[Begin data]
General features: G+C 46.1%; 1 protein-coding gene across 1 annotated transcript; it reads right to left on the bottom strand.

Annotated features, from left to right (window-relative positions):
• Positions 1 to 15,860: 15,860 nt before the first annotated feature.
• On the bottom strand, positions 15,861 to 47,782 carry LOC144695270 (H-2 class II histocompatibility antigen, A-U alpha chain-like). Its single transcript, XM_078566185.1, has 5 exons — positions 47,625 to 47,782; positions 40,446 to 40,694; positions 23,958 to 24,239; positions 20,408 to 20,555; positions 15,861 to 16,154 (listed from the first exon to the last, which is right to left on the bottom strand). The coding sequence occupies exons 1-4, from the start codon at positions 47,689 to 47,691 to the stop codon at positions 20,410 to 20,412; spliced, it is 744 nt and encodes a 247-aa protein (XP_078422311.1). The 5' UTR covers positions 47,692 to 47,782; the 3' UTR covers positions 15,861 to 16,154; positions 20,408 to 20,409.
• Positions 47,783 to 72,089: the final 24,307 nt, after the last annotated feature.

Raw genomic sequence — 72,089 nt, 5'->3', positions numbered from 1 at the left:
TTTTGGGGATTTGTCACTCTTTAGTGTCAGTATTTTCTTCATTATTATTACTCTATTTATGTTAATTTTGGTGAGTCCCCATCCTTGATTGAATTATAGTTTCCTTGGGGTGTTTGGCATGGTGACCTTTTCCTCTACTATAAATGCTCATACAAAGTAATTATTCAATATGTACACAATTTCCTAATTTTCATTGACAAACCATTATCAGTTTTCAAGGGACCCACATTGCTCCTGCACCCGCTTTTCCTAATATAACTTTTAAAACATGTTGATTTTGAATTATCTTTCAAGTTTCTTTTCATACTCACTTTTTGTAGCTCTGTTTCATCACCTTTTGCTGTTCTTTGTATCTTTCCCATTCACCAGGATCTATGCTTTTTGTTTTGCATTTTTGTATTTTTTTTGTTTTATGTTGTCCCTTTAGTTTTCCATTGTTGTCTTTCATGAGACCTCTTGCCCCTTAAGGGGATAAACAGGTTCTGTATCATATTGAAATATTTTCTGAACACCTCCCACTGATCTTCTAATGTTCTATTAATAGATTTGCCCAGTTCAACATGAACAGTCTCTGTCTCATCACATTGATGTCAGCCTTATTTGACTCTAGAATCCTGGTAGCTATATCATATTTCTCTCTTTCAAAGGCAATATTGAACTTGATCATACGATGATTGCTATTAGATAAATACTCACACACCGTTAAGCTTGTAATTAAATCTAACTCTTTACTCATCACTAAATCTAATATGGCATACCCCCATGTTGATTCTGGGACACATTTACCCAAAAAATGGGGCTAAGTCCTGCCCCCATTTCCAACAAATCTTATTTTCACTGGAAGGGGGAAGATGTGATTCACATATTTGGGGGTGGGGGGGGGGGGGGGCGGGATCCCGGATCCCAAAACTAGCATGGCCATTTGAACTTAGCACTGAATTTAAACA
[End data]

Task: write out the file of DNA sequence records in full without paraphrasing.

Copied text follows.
General features: G+C 46.1%; 1 protein-coding gene across 1 annotated transcript; it reads right to left on the bottom strand.

Annotated features, from left to right (window-relative positions):
• Positions 1 to 15,860: 15,860 nt before the first annotated feature.
• On the bottom strand, positions 15,861 to 47,782 carry LOC144695270 (H-2 class II histocompatibility antigen, A-U alpha chain-like). Its single transcript, XM_078566185.1, has 5 exons — positions 47,625 to 47,782; positions 40,446 to 40,694; positions 23,958 to 24,239; positions 20,408 to 20,555; positions 15,861 to 16,154 (listed from the first exon to the last, which is right to left on the bottom strand). The coding sequence occupies exons 1-4, from the start codon at positions 47,689 to 47,691 to the stop codon at positions 20,410 to 20,412; spliced, it is 744 nt and encodes a 247-aa protein (XP_078422311.1). The 5' UTR covers positions 47,692 to 47,782; the 3' UTR covers positions 15,861 to 16,154; positions 20,408 to 20,409.
• Positions 47,783 to 72,089: the final 24,307 nt, after the last annotated feature.

Raw genomic sequence — 72,089 nt, 5'->3', positions numbered from 1 at the left:
TTTTGGGGATTTGTCACTCTTTAGTGTCAGTATTTTCTTCATTATTATTACTCTATTTATGTTAATTTTGGTGAGTCCCCATCCTTGATTGAATTATAGTTTCCTTGGGGTGTTTGGCATGGTGACCTTTTCCTCTACTATAAATGCTCATACAAAGTAATTATTCAATATGTACACAATTTCCTAATTTTCATTGACAAACCATTATCAGTTTTCAAGGGACCCACATTGCTCCTGCACCCGCTTTTCCTAATATAACTTTTAAAACATGTTGATTTTGAATTATCTTTCAAGTTTCTTTTCATACTCACTTTTTGTAGCTCTGTTTCATCACCTTTTGCTGTTCTTTGTATCTTTCCCATTCACCAGGATCTATGCTTTTTGTTTTGCATTTTTGTATTTTTTTTGTTTTATGTTGTCCCTTTAGTTTTCCATTGTTGTCTTTCATGAGACCTCTTGCCCCTTAAGGGGATAAACAGGTTCTGTATCATATTGAAATATTTTCTGAACACCTCCCACTGATCTTCTAATGTTCTATTAATAGATTTGCCCAGTTCAACATGAACAGTCTCTGTCTCATCACATTGATGTCAGCCTTATTTGACTCTAGAATCCTGGTAGCTATATCATATTTCTCTCTTTCAAAGGCAATATTGAACTTGATCATACGATGATTGCTATTAGATAAATACTCACACACCGTTAAGCTTGTAATTAAATCTAACTCTTTACTCATCACTAAATCTAATATGGCATACCCCCATGTTGATTCTGGGACACATTTACCCAAAAAATGGGGCTAAGTCCTGCCCCCATTTCCAACAAATCTTATTTTCACTGGAAGGGGGAAGATGTGATTCACATATTTGGGGGTGGGGGGGGGGGGGGGCGGGATCCCGGATCCCAAAACTAGCATGGCCATTTGAACTTAGCACTGAATTTAAACA